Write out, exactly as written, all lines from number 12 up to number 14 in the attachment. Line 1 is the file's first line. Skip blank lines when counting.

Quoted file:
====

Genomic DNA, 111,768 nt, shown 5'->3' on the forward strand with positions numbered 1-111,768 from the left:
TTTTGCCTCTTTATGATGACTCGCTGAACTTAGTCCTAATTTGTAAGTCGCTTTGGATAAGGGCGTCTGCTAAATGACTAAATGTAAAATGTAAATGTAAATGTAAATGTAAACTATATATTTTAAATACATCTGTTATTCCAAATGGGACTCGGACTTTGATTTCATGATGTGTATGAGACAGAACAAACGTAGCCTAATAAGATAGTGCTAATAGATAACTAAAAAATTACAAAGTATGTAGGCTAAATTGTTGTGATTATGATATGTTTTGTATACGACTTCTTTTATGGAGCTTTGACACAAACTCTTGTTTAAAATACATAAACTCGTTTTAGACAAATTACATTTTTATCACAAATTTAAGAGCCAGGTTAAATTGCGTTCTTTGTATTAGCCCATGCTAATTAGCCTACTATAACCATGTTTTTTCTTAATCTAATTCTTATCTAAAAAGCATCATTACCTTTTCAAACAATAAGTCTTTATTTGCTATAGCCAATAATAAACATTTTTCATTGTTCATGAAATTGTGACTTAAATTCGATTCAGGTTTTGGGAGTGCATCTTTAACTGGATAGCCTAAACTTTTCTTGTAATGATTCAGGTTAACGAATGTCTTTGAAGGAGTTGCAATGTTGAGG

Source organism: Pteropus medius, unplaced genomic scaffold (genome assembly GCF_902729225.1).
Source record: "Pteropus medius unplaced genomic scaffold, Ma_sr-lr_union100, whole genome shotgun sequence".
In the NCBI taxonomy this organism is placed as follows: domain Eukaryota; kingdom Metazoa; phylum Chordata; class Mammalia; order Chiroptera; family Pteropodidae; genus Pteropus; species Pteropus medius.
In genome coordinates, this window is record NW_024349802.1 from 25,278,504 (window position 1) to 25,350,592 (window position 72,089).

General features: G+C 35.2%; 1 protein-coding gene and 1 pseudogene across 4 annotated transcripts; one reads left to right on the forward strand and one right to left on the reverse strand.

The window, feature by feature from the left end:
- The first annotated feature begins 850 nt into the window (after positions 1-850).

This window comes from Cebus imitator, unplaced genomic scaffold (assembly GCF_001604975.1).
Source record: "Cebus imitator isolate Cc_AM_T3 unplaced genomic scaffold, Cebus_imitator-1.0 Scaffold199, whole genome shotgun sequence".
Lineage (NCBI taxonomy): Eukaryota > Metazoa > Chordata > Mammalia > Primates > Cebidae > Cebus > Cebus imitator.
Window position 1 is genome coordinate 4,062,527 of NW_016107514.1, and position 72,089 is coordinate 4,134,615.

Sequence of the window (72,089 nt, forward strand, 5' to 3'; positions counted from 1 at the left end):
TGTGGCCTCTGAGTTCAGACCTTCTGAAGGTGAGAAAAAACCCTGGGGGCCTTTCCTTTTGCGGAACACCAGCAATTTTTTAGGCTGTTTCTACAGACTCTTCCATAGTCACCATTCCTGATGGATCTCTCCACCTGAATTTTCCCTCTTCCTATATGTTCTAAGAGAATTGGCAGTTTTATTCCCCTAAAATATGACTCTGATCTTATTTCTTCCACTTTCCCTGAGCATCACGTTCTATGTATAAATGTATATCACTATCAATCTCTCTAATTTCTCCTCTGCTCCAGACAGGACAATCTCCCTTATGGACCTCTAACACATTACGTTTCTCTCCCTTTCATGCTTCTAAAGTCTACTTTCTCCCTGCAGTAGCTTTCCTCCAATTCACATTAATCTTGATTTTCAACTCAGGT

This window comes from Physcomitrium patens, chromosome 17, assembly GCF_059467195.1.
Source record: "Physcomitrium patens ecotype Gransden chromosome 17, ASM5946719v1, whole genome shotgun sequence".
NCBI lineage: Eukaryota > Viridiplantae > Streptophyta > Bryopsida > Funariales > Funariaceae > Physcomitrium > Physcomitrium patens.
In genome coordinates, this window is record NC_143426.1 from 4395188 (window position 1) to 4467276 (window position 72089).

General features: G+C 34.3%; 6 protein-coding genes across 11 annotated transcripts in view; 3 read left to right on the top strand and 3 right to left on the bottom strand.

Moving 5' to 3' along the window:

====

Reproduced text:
Lineage (NCBI taxonomy): Eukaryota > Metazoa > Chordata > Mammalia > Primates > Cebidae > Cebus > Cebus imitator.
Window position 1 is genome coordinate 4,062,527 of NW_016107514.1, and position 72,089 is coordinate 4,134,615.

Sequence of the window (72,089 nt, forward strand, 5' to 3'; positions counted from 1 at the left end):